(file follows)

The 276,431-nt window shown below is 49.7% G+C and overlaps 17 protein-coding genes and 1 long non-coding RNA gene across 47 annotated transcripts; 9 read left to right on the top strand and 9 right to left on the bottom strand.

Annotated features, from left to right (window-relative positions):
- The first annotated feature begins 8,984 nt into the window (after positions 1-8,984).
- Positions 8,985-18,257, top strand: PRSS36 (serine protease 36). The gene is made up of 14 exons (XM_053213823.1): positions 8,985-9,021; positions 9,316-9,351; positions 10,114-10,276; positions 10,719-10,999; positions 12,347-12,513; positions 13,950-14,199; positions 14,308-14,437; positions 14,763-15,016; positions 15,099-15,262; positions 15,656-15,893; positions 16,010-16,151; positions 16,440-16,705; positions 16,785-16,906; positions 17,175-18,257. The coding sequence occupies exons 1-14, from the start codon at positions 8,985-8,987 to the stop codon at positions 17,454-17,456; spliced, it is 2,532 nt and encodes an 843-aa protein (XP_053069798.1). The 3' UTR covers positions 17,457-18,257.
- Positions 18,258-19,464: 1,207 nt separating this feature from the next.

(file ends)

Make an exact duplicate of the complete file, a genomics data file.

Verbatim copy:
The 276,431-nt window shown below is 49.7% G+C and overlaps 17 protein-coding genes and 1 long non-coding RNA gene across 47 annotated transcripts; 9 read left to right on the top strand and 9 right to left on the bottom strand.

Annotated features, from left to right (window-relative positions):
- The first annotated feature begins 8,984 nt into the window (after positions 1-8,984).
- Positions 8,985-18,257, top strand: PRSS36 (serine protease 36). The gene is made up of 14 exons (XM_053213823.1): positions 8,985-9,021; positions 9,316-9,351; positions 10,114-10,276; positions 10,719-10,999; positions 12,347-12,513; positions 13,950-14,199; positions 14,308-14,437; positions 14,763-15,016; positions 15,099-15,262; positions 15,656-15,893; positions 16,010-16,151; positions 16,440-16,705; positions 16,785-16,906; positions 17,175-18,257. The coding sequence occupies exons 1-14, from the start codon at positions 8,985-8,987 to the stop codon at positions 17,454-17,456; spliced, it is 2,532 nt and encodes an 843-aa protein (XP_053069798.1). The 3' UTR covers positions 17,457-18,257.
- Positions 18,258-19,464: 1,207 nt separating this feature from the next.